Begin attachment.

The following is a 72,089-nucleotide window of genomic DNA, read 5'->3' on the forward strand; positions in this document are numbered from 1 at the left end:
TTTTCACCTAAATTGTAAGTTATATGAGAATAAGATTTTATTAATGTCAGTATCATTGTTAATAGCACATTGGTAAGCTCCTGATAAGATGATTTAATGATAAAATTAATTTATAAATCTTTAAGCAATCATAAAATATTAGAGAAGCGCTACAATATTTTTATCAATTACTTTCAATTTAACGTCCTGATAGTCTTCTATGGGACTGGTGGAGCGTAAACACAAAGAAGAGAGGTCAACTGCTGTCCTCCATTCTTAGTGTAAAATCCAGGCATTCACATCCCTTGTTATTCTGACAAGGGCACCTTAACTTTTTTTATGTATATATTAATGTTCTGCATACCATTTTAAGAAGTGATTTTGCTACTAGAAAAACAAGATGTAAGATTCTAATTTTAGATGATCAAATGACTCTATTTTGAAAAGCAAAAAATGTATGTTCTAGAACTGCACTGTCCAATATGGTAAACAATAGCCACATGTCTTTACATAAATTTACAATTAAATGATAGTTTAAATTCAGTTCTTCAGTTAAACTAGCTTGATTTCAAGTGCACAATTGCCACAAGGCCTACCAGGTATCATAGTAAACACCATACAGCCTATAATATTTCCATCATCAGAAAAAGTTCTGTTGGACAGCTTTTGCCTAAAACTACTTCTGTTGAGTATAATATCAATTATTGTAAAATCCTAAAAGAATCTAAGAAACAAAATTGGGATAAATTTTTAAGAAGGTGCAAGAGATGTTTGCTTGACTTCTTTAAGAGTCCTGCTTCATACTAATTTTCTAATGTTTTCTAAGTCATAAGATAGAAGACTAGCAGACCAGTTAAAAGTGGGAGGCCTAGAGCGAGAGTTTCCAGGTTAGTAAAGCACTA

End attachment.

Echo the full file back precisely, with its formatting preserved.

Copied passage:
The following is a 72,089-nucleotide window of genomic DNA, read 5'->3' on the forward strand; positions in this document are numbered from 1 at the left end:
TTTTCACCTAAATTGTAAGTTATATGAGAATAAGATTTTATTAATGTCAGTATCATTGTTAATAGCACATTGGTAAGCTCCTGATAAGATGATTTAATGATAAAATTAATTTATAAATCTTTAAGCAATCATAAAATATTAGAGAAGCGCTACAATATTTTTATCAATTACTTTCAATTTAACGTCCTGATAGTCTTCTATGGGACTGGTGGAGCGTAAACACAAAGAAGAGAGGTCAACTGCTGTCCTCCATTCTTAGTGTAAAATCCAGGCATTCACATCCCTTGTTATTCTGACAAGGGCACCTTAACTTTTTTTATGTATATATTAATGTTCTGCATACCATTTTAAGAAGTGATTTTGCTACTAGAAAAACAAGATGTAAGATTCTAATTTTAGATGATCAAATGACTCTATTTTGAAAAGCAAAAAATGTATGTTCTAGAACTGCACTGTCCAATATGGTAAACAATAGCCACATGTCTTTACATAAATTTACAATTAAATGATAGTTTAAATTCAGTTCTTCAGTTAAACTAGCTTGATTTCAAGTGCACAATTGCCACAAGGCCTACCAGGTATCATAGTAAACACCATACAGCCTATAATATTTCCATCATCAGAAAAAGTTCTGTTGGACAGCTTTTGCCTAAAACTACTTCTGTTGAGTATAATATCAATTATTGTAAAATCCTAAAAGAATCTAAGAAACAAAATTGGGATAAATTTTTAAGAAGGTGCAAGAGATGTTTGCTTGACTTCTTTAAGAGTCCTGCTTCATACTAATTTTCTAATGTTTTCTAAGTCATAAGATAGAAGACTAGCAGACCAGTTAAAAGTGGGAGGCCTAGAGCGAGAGTTTCCAGGTTAGTAAAGCACTA